Linton Weeks

Linton Weeks joined NPR in the summer of 2008, as its national correspondent for Digital News. He immediately hit the campaign trail, covering the Democratic and Republican National Conventions; fact-checking the debates; and exploring the candidates, the issues and the electorate.

Weeks is originally from Tennessee, and graduated from Rhodes College in 1976. He was the founding editor of Southern Magazine in 1986. The magazine was bought — and crushed — in 1989 by Time-Warner. In 1990, he was named managing editor of The Washington Post's Sunday magazine. Four years later, he became the first director of the newspaper's website, Washingtonpost.com. From 1995 until 2008, he was a staff writer in the Style section of The Washington Post.

He currently lives in a suburb of Washington with the artist Jan Taylor Weeks. In 2009, they created The Stone and Holt Weeks Foundation to honor their beloved sons.

Pages

1:31pm

Wed April 24, 2013
Politics

How About You Be The Decider

Originally published on Wed April 24, 2013 5:37 pm

A portion of an exhibit is shown in the museum area at the George W. Bush Presidential Library and Museum in Dallas on April 16. The George W. Bush Presidential Center, which includes the library, museum and policy institute, will be dedicated Thursday at Southern Methodist University in Dallas.
Benny Snyder AP

You think you're so smart. You think it's easy being the president of the United States. OK, pal — here's your chance.

One of the attractions of the new George W. Bush Presidential Library and Museum in Dallas — scheduled to be dedicated on Thursday — is Decision Points Theater, an interactive experience. The venue allows visitors to participate in a simplified simulation of the presidential decision-making process.

Read more

12:56pm

Wed April 17, 2013
U.S.

What Boston Means To America

Originally published on Wed April 17, 2013 2:20 pm

Faneuil Hall, in downtown Boston, was built in the 1740s.
Elise Amendola AP

As a city, Boston is at the crux of this country's past, present and future.

This was brought home on April 15 — Tax Day, Patriots Day, Marathon Day — when two deadly bombs exploded on historic Boylston Street near the finish line of the 117th running of the Boston Marathon.

The tragic blasts occurred so close to the Boston Public Library that the building — home to the personal book collection of Founding Father John Adams — is included in the crime scene.

The bombs struck at the very heart of the heart of America.

Read more

4:01pm

Sun April 14, 2013
Politics

A Brief History Of Secret Recordings

Originally published on Mon April 15, 2013 9:57 am

Sen. Mitch McConnell of Kentucky is the latest victim in what has become a tradition in American politics.
J. Scott Applewhite AP

Secret recordings are becoming a tradition in American politics.

Like buttons, bunting and backslapping at barbecues, surreptitious audio and/or video surprises continue to pop up in political settings — with more and more frequency.

Read more

12:56pm

Sat April 6, 2013
History

The First Gun In America

Originally published on Sat April 6, 2013 1:52 pm

A Spanish soldier aiming an arquebus in the New World, late 1500s. Hand-colored 19th-century woodcut reproduction of an earlier illustration.
North Wind Picture Archives AP

Guns and America were born around the same time and grew up together. Like feuding cousins, their histories have been linked ever since.

Often helpful in American history — and often harmful — the portable gun has been inarguably influential in the national direction. The American Revolution would not have been won without guns. Precious lives at numerous school shootings would not have been lost without guns. And somewhere in between those two truisms lies the truth about what Americans really feel about firearms.

Read more

12:00pm

Thu March 28, 2013
Around the Nation

Maybe We Should Retire The Word 'Retire'

The official portrait of retirement has changed, and it didn't change to this.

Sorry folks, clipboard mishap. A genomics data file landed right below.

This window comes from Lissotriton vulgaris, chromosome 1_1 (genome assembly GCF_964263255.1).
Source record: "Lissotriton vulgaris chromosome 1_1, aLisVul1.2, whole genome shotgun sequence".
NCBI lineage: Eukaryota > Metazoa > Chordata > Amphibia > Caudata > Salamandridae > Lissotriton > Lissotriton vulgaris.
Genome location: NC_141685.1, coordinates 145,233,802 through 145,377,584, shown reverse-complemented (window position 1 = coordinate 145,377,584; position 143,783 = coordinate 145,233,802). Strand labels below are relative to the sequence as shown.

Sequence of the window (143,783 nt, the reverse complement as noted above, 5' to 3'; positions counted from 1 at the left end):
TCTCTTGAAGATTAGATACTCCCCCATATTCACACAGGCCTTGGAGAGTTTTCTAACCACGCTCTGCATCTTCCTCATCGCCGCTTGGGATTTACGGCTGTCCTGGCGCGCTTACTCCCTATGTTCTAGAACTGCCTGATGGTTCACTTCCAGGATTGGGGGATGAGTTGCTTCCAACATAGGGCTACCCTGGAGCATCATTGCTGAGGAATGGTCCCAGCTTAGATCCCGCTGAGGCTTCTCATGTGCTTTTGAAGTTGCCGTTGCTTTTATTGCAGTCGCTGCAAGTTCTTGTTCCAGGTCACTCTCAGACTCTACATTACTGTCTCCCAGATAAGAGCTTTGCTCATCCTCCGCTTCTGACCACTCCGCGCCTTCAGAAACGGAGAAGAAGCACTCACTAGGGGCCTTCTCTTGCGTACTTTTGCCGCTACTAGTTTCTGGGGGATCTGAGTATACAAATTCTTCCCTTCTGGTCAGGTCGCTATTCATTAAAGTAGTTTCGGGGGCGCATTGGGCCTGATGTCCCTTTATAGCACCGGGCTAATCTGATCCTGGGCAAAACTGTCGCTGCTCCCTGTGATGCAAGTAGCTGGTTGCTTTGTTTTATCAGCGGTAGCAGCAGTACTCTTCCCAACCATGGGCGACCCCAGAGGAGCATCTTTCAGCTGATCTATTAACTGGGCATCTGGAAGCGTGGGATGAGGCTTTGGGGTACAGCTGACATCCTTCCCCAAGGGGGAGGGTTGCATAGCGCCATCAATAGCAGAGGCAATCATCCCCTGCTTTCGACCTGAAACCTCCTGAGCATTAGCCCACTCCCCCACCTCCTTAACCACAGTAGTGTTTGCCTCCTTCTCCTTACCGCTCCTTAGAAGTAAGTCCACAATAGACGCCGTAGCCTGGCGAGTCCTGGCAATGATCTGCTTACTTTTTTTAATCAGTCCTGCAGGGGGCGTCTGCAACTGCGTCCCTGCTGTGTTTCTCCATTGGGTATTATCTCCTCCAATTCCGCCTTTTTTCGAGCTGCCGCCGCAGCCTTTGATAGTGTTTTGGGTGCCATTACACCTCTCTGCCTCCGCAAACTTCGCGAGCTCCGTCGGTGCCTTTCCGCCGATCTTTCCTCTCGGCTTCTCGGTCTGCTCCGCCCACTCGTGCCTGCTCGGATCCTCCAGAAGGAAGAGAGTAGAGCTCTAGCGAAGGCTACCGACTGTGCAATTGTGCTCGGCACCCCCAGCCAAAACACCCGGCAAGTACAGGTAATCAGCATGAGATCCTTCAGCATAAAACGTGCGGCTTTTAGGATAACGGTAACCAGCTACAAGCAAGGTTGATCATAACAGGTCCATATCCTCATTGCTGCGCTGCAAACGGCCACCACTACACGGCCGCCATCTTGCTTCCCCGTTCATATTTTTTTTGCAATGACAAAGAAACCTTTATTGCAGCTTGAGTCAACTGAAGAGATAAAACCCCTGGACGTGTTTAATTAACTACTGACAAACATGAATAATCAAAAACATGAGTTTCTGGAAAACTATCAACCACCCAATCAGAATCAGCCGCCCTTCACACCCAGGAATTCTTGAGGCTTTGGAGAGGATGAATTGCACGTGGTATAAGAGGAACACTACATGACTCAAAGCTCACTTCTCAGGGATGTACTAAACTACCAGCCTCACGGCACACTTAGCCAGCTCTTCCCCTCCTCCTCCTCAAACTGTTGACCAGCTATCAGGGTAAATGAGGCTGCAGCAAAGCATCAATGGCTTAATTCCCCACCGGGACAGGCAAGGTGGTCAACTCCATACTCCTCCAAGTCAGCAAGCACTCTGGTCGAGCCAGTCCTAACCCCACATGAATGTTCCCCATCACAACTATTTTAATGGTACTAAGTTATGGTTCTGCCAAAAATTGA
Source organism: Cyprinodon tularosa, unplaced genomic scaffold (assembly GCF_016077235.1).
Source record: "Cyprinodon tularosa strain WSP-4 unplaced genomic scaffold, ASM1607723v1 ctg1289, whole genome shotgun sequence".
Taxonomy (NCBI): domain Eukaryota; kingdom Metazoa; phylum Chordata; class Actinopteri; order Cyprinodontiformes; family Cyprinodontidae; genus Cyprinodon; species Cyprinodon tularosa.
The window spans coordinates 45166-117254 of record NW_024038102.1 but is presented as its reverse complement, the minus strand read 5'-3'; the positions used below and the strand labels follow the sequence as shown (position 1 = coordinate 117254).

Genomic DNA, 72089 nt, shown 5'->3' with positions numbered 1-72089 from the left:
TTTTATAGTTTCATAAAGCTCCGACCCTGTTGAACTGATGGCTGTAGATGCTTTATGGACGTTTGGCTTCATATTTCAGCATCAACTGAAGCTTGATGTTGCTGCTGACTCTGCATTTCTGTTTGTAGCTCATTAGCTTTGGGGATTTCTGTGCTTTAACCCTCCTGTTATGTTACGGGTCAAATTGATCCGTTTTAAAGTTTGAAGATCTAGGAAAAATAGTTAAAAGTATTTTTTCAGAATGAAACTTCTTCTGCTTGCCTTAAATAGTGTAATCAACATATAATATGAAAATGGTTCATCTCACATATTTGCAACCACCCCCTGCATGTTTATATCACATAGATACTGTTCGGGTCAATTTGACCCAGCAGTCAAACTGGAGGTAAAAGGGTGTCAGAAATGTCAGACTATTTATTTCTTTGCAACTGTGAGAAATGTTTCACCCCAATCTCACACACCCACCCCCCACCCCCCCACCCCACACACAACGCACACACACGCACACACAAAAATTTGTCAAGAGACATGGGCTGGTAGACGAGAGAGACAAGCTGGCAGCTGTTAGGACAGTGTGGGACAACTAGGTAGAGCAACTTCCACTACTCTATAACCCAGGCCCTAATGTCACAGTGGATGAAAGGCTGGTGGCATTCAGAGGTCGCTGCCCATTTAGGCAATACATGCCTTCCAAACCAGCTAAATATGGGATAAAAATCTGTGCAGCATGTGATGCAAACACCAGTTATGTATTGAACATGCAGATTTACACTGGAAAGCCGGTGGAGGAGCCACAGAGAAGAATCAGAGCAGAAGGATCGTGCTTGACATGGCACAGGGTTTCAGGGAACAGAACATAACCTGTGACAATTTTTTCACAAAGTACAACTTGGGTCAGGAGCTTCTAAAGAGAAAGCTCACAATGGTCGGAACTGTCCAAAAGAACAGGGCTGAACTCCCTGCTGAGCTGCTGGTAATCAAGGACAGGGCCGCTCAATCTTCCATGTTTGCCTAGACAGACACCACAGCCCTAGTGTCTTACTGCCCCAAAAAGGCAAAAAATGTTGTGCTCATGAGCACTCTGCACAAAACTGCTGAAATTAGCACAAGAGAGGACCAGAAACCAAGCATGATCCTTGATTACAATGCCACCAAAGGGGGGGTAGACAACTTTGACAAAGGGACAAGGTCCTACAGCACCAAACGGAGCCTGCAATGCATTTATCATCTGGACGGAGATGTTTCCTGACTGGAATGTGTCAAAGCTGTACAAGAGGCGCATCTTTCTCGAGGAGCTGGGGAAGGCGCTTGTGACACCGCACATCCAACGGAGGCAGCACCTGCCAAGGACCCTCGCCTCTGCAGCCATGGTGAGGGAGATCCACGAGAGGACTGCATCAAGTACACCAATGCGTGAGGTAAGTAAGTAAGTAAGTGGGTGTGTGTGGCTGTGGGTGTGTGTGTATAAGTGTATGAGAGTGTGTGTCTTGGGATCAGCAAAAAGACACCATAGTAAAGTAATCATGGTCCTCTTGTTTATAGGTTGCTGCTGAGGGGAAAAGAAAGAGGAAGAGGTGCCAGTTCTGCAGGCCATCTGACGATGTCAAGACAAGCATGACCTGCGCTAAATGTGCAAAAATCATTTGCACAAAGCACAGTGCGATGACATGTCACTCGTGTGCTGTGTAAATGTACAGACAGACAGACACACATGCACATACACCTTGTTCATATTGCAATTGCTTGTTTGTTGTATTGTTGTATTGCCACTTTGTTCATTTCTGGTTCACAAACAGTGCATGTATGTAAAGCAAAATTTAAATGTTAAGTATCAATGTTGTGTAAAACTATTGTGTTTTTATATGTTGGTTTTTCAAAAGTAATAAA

iStockphoto.com

Retirement ads are everywhere these days. The Villages lures retirees to come live, love and golf in Florida. USAA offers financial counsel to retiring military personnel.

Read more

1:03pm

Fri March 15, 2013
It's All Politics

The Bush Family Checklist

Originally published on Sat March 16, 2013 5:58 am

Former Florida Gov. Jeb Bush speaks to the media after being named chairman of the National Constitution Center's Board of Trustees Dec. 6 in Philadelphia.
William Thomas Cain Getty Images

And the Bushes just keep on coming.

In recent memory, there was George H.W. Bush, 41st president of the United States. Then there was George W. Bush, 43rd president. And now there's John Ellis "Jeb" Bush, who may want to become the 45th president.

Jeb is sending mixed signals: Tonight he is a keynote speaker at a Conservative Political Action Conference dinner, but he has asked that his name be removed from CPAC's 2016 presidential straw poll.

Does Jeb have what it takes to be the next president of the United States?

Read more

11:08am

Thu March 14, 2013
On Aging

An Age-Old Problem: Who Is 'Elderly'?

Originally published on Thu March 14, 2013 1:51 pm

When exactly does someone become elderly?

Read more

12:42pm

Fri March 1, 2013
Pop Culture

V Reasons To Love Roman Numerals

Originally published on Fri March 1, 2013 9:55 pm

The Roman numerals for NFL Super Bowl XLVII float on the Mississippi River on Feb. 2 in New Orleans.
Charlie Riedel AP

Pope Benedict XVI has left the Vatican.

Love the Catholic Church or not, you have to admit the Roman numerals following a pope's name are distinctive. They set the pope apart from the rest of humankind. (As if he needs it.)

Roman numerals always stand out. In an increasingly computer-driven world run by the numbers — population totals, unemployment figures, mortgage payments, health care bills, credit card codes, "the last four of your social" — the occasional brash appearance of an X or an MCM can be surprising and sometimes a little unsettling.

Read more

4:14pm

Wed February 27, 2013
Governing

5...4...3...2...1... We Have Sequestration

Originally published on Thu February 28, 2013 10:57 am

Some countdowns, like the one for the Space Shuttle Atlantis in 2006, are credible and some are not. But they all contribute to the Countdown Effect.
Pete Cosgrove AP

Only a few more hours until the sequestration is scheduled to kick in. You can feel the tension. The anxiety. The pre-panic attack.

Read more

3:32pm

Tue February 26, 2013
Politics

It's A Trap! 4 Possible Presidential Pitfalls

Originally published on Tue February 26, 2013 3:41 pm